Of all the things that President Obama has announced during the course of his administration, trying to reshape the narrative relating to the war against radical Islam may prove to be the most damaging to the country and, indeed, the world.
The President’s June 2009 Cairo University speech, and actions such as the complete withdrawal of U.S. troops from Iraq, has emboldened the radicals. At one level, however, it is as the President says it is, a “new beginning,” but maybe not the start he and his advisors wanted. They have unwittingly or, depending on your point of view, recklessly prolonged the conflict well beyond his presidency.
While Obama and his supporters proclaimed a win, the radical Islamists, sensing a great deal of weakness and opportunity, prepared for the long game. The radicals had a clear example of what Fidel Castro meant when, in May 2001 during a trip to Iran, Syria, and Libya, he told the mullahs:
“Iran and Cuba, in cooperation with each other, can bring America to its knees. The U.S. regime is very weak, and we are witnessing this weakness from close up.”
A great deal has transpired since 09.11.01. Until the Obama team rolled into town, things were improving. There were many more victories than mistakes after 09.11. The country was safer because President George Bush and his team took the battle to the enemy. By taking on the Taliban in Afghanistan, and later liberating Iraq, the American eagle perched itself smack in the middle of the action and, more importantly, was keeping Iran in check.
If we are to believe even 1/10 of what radicalized Muslims preach, this next phase in the global war against radical Islam will make Americans very uncomfortable because they plan to unleash – unless stopped – a protracted campaign that includes psychological warfare unlike anything Americans born after the end of the Cold War have ever seen.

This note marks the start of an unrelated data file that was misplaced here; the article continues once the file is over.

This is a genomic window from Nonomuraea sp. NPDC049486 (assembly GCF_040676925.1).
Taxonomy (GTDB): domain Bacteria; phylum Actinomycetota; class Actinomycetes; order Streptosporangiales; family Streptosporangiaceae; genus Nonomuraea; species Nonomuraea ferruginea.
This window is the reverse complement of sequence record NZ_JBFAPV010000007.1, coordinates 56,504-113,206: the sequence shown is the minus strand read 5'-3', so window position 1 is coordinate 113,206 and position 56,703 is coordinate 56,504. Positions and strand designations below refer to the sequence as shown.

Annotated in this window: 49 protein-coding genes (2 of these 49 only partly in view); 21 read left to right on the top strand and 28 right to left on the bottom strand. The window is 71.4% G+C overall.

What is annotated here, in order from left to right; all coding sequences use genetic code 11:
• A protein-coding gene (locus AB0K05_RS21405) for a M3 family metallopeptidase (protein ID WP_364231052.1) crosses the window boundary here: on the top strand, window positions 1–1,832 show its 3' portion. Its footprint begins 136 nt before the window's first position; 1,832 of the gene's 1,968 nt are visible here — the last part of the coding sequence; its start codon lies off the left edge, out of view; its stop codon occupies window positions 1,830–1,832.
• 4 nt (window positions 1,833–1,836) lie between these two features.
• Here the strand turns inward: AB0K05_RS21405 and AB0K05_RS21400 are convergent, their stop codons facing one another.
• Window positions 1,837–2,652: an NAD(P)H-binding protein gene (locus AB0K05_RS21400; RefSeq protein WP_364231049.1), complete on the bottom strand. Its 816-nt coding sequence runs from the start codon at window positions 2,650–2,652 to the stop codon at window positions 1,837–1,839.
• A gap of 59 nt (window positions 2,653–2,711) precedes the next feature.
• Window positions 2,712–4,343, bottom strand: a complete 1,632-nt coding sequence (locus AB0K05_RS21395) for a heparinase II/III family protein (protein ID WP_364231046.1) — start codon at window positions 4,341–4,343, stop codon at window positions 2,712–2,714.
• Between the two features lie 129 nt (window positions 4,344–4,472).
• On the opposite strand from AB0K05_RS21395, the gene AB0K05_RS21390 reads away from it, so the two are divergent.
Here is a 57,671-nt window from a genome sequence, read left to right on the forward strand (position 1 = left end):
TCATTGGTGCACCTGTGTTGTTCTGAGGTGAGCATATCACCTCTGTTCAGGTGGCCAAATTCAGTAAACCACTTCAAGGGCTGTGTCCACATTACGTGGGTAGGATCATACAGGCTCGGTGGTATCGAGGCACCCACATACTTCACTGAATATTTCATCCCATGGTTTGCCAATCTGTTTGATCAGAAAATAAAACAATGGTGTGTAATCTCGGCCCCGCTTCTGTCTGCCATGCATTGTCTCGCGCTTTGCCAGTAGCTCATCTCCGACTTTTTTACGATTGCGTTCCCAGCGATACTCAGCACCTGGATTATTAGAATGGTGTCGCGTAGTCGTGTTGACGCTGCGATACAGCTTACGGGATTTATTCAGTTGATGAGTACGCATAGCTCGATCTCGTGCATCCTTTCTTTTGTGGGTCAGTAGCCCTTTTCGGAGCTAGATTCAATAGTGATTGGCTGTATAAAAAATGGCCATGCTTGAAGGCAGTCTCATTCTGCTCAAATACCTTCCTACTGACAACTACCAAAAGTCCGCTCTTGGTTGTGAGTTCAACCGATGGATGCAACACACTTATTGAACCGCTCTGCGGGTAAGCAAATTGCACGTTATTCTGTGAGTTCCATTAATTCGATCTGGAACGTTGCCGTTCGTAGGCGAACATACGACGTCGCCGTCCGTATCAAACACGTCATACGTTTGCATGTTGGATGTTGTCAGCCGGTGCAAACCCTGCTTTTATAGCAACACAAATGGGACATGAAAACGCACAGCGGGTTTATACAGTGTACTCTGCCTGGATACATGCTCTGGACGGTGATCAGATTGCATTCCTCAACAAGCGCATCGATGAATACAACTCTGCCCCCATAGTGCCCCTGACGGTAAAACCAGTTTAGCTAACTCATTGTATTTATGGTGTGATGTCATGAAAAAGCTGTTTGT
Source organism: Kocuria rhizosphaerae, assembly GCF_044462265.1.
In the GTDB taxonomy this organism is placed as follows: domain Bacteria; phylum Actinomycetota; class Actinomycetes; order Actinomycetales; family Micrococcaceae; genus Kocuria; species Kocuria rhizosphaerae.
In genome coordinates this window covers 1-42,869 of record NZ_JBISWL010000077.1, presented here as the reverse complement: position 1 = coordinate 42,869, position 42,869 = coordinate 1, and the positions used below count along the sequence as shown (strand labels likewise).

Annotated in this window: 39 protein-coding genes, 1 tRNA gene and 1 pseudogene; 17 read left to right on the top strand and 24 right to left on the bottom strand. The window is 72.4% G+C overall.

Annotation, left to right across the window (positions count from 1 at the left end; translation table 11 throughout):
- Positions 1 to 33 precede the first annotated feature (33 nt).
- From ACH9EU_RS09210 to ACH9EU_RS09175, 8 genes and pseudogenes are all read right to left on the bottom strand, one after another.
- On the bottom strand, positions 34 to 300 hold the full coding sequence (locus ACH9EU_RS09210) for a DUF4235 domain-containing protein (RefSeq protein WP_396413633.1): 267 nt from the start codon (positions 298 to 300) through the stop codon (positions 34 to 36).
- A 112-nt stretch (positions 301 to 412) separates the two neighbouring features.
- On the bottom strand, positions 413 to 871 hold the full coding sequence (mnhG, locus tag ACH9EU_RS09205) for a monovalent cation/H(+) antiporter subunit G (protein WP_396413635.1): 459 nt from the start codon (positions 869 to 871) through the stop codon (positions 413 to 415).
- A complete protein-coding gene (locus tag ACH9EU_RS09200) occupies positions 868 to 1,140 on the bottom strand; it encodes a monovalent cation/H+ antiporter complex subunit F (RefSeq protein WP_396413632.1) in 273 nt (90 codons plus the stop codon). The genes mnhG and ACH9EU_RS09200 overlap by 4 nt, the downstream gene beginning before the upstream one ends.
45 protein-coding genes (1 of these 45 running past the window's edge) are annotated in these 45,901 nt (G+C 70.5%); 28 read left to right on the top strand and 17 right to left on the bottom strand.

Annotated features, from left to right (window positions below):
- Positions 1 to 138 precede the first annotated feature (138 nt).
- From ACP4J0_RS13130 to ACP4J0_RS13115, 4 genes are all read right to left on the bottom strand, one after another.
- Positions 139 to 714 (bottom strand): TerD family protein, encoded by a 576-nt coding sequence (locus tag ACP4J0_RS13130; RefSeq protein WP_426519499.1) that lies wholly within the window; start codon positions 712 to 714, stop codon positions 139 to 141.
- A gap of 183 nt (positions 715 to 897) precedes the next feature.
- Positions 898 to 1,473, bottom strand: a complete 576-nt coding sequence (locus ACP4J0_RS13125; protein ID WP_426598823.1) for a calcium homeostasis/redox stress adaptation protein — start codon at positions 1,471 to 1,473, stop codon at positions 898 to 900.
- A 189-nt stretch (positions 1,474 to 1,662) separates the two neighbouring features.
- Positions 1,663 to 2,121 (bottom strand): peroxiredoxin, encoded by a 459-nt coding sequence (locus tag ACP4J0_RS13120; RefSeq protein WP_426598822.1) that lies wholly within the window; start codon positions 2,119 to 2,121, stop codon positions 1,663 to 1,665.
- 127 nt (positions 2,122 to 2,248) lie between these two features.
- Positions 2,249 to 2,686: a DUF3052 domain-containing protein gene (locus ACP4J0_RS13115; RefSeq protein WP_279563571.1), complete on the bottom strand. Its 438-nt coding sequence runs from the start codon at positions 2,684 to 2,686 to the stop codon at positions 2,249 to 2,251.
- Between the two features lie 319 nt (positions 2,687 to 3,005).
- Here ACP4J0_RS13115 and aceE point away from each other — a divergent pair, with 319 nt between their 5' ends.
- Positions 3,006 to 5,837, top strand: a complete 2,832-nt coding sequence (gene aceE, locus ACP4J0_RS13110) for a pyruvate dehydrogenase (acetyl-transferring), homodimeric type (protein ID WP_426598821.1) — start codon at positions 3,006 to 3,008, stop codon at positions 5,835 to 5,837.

What happened in Oklahoma last week – the beheading of an American by a radicalized jihadist – will be part of that campaign. The killer, Mr. Alton Nolen, appears to have been a self-proclaimed Muslim who self radicalized, but who may have been targeted for recruitment by people with direct Al-Qaeda ties. Even if it turns out that Nolen was what experts call a lone wolf, his actions will be exploited for the cause by radicalized Muslims.
The radical Islamists declared war on the West, more specifically on the United States, on November 4, 1979. And, if we allow them to do so, they will keep this irrational struggle moving forward for decades to come. By the way, it’s irrational because they are going to ultimately lose and become but another footnote in world history.
Only the United States, with the full power and might of our Armed Forces, backed with other measures including diplomacy and local support (if necessary), can effectively deal with radicalized Muslim groups. A coalition is aspirational and is putting U.S. security at risk. The United States can lead, alone, because it can. I wish this new generation of political leaders – on both sides of the aisle – would make it so.
P.S., if you’re too young to recall the significance of November 4, 1979, the first day of a 444 day crisis during the Jimmy Carter administration involving radicalized Islamists, watch this video (a newscast that also happens to be a good example of what journalism used to be like):